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Our competitively priced wholesale range of party supplies in Ireland (9000 lines) provides decor products for Birthdays, Baby Shower, New Baby, Wedding, Hen, Anniversary and all other occasions. We ship overseas.

About Balloons

A balloon is a flexible bag filled with a gas, perhaps helium, hydrogen, nitrous oxide or air. The first balloons were made using dried animal bladders. Modern balloons are now made using materials such as rubber, latex, poly chloroprene or a nylon fabric. Balloons can be merely decorative, while others are used for specific purposes such as meteorology, medical treatment, military defence, or transportation. A balloon’s properties, including its low density and relatively low cost, have led to a wide range of applications

The word balloon actually derives from the French word ‘ballon’, meaning large ball. This was in turn probably from the latin ballone, but another possible source for it was balla, meaning ball, from Old High German. Other related words include the Middle English bal, which was probably from the Old English beall, both meaning ball. Another source may have been from the French word balle, meaning ball. Originally balloons were made from animal bladders. In the olden days, especially in the European regions, jesters were said to sometimes inflate the entrails of recently butchered animals and entertain with them. The bladders, intestines, and sometimes the stomach, were strong enough that, despite their thinness, they could be manipulated into amusing shapes.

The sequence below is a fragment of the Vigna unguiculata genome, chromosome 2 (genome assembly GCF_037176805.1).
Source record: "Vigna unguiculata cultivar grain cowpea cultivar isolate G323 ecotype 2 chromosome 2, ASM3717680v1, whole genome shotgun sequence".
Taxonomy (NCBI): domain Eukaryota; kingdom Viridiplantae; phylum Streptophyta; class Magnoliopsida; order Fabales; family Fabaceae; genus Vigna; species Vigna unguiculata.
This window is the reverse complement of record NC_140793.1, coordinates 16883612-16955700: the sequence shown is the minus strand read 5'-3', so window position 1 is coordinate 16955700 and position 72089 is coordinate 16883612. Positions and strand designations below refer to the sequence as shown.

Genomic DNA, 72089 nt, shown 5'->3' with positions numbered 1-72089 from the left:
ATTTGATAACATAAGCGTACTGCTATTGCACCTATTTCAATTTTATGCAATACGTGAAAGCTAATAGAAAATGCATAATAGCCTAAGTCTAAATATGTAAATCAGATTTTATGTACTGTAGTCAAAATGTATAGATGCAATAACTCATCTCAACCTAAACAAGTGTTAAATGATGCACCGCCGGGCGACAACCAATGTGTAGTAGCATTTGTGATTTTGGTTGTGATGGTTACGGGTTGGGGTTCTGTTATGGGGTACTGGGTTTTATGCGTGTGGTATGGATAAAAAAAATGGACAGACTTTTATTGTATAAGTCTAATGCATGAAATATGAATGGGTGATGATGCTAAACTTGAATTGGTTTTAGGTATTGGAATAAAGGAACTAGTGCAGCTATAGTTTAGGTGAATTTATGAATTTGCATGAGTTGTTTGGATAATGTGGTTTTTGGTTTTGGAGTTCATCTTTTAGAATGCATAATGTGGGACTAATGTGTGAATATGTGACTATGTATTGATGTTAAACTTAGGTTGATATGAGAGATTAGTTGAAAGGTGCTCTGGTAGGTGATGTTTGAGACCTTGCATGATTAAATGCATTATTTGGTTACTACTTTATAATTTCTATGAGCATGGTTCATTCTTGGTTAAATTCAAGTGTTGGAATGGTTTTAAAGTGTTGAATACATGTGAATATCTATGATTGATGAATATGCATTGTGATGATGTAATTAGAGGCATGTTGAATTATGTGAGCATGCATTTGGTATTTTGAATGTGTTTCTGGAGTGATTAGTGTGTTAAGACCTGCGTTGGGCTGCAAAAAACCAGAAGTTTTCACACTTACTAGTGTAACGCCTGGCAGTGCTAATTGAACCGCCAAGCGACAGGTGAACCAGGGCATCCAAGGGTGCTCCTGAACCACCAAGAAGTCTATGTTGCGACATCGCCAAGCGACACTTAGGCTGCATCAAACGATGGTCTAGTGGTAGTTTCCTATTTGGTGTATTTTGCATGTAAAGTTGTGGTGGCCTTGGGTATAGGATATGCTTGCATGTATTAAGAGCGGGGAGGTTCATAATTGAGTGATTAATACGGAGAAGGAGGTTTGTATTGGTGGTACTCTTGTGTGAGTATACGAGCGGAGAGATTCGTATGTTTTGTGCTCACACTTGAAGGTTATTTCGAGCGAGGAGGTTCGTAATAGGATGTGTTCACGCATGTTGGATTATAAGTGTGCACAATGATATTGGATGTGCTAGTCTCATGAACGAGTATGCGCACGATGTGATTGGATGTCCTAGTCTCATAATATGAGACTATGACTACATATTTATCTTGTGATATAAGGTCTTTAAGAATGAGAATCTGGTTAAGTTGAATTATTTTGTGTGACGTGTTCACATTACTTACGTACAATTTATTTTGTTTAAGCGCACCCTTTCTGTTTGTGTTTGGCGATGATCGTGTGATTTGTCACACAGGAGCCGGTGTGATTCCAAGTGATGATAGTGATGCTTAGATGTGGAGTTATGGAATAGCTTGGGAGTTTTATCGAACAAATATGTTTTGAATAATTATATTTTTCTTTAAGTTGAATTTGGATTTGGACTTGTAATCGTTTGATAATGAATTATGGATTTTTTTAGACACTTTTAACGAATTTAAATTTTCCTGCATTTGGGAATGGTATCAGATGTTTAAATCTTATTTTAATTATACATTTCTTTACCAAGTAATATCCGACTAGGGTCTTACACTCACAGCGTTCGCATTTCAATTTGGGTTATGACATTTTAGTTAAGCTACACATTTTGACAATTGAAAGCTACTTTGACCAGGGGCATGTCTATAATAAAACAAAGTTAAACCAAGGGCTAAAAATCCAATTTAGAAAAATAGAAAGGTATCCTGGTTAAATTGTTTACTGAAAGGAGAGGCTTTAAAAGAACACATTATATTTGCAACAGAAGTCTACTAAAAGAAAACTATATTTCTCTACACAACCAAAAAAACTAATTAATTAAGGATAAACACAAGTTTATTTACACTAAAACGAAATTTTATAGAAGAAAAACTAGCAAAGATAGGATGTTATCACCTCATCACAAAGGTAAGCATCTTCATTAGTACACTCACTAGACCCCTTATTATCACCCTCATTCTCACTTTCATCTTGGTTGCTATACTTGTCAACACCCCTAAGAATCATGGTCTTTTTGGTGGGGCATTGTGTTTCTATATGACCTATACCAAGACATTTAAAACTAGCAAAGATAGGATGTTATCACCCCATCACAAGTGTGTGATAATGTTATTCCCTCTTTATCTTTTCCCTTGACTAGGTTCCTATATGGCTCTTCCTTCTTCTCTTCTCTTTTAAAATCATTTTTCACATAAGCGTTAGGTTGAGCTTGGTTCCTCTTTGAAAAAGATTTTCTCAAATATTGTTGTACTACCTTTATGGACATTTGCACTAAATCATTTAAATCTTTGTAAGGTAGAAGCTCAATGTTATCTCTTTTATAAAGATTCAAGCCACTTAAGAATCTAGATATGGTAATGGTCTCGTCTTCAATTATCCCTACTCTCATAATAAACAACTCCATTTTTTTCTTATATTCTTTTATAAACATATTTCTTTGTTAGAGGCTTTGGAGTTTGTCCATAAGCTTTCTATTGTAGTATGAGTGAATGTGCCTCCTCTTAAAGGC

About Latex Balloons
Latex balloons are 100% biodegradable – Latex balloons are manufactured from natural rubber; the white sap is extracted from the Haevae Brasilienis tree and collected in liquid form, which is then referred to as latex. Latex balloons are 100% biodegradable

Latex is collected without harming the tree by using environmentally safe, age-old process similar to that used for collecting the sap from maple trees for syrup. The tropical rain forest trees are very valuable and a well-protected natural resource. These precious trees play an important ecological role in the earths fragile ecological balance. They remove carbon dioxide from the atmosphere and this aids in preventing global warming.